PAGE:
Only three of Josquin’s masses are based on what is known as a soggetto ostinato, a motif so short it can hardly be called a melody. Missa La sol fa re mi, as its name implies, is based on the notes which these solmization syllables represented in the medieval scale: A, G, F, D and E.
Virtually the whole mass is derived from this single five-note phrase, which may be clearly heard in different note lengths and occasionally in different pitches in one or other of the parts. It is mostly found in the tenor (which in fact does not differ significantly in tessitura from the alto part). To write an entire mass setting which strictly retains the statement of five notes throughout as a kind of very abrupt cantus firmus is an astonishing feat of sheer inventiveness.
However, it was not Josquin’s idea in the first place to use these notes. According to Glarean’s Dodecachordon, published in 1547, they originated in mimicry of an unknown potentate who used to send away importunate suitors with the words “Lascia fare mi” (“Leave it to me”). Whether this is true or not, a number of popular songs of the time were written around the phrase.
The shorter statements of the motif flash by, the artfulness of their presentation scarcely registered by the listener.
By choosing a model so brief, as opposed to a chant melody which can be of indefinite length, Josquin opened up a new world of referencing. These five notes make no trouble when they are quoted in augmentation, diminution, upside down, back to front, in different rhythms at once, overlapping and in different hexachords. And because it is only five notes in question even the long-note, old-fashioned cantus firmus-style tenor setting in the Credo doesn’t delay the unfolding of the music, as happens in other Credos of this type.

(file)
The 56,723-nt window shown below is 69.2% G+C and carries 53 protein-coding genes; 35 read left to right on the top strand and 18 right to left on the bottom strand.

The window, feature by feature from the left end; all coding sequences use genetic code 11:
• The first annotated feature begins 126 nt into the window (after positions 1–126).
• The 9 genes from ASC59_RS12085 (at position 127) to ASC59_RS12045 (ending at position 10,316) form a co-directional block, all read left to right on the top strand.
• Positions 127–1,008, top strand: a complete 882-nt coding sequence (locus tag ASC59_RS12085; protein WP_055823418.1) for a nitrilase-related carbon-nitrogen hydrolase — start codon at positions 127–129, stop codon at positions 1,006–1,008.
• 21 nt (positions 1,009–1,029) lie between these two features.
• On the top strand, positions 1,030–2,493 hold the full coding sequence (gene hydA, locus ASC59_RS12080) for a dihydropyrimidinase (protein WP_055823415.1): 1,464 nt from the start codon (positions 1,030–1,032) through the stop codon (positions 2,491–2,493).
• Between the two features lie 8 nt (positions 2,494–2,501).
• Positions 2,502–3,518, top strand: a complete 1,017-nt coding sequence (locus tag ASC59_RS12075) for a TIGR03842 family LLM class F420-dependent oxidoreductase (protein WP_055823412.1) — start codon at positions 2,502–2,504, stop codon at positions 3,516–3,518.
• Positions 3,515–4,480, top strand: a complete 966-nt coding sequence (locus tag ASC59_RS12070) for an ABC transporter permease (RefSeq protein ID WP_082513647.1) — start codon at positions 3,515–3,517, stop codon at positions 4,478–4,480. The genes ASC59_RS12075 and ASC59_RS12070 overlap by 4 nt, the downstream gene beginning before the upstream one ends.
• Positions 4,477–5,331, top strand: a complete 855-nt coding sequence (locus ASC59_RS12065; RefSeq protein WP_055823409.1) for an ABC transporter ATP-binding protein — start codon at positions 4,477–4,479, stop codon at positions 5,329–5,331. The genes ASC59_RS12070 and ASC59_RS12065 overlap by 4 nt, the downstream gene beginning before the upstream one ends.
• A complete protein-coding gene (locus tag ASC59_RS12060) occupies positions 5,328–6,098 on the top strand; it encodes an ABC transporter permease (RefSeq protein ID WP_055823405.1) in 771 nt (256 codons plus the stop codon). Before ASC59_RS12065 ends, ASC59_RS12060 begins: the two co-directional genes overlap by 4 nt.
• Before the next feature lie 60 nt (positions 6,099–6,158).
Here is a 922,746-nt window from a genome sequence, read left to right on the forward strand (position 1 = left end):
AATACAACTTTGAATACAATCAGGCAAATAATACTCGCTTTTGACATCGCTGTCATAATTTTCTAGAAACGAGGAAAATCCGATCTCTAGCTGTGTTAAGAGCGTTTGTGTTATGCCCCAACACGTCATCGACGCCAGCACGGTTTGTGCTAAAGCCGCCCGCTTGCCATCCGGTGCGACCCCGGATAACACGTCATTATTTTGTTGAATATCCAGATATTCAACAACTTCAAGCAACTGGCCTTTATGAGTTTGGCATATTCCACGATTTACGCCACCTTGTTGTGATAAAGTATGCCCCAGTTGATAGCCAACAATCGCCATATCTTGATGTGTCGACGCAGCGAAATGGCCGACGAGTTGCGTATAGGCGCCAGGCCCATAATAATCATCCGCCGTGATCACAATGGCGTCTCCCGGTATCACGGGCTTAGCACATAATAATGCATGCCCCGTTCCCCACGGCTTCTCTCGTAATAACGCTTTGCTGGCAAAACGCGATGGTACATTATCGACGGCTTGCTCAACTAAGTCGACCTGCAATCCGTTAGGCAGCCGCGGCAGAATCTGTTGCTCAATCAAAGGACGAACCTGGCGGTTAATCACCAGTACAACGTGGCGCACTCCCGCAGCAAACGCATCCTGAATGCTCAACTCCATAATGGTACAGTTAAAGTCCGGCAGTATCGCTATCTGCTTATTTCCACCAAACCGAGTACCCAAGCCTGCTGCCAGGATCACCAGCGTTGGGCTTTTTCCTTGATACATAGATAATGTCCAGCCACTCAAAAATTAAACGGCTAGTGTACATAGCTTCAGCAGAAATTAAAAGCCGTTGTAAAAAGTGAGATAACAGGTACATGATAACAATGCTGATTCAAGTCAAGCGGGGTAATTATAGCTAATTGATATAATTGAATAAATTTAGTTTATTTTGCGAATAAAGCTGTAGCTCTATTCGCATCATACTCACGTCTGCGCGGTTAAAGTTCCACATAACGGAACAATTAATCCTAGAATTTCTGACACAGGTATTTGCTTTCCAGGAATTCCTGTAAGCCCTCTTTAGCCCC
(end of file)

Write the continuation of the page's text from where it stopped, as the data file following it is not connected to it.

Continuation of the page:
Meanwhile the shorter statements flash by, the artfulness of their presentation scarcely registered by the listener. Apart from basing the tenor on it almost exclusively, Josquin was able to lend it to the other parts in his mass setting by the technique of initial imitation, for instance in the “Christe” and first “Hosanna.” The “Pleni sunt caeli” is imitative throughout.
Only once (in the bass part at the end of the “Christe”) is the ostinato transposed to begin on D (subsequently necessitating a B flat). Otherwise, in more than two hundred repetitions, it starts on A or E. Perhaps the finest moment comes at the very end of the Agnus Dei (I and III) where the note-lengths of the ostinato become shorter and shorter as the mystical nature of the music intensifies.
© Peter Phillips / Gimell Records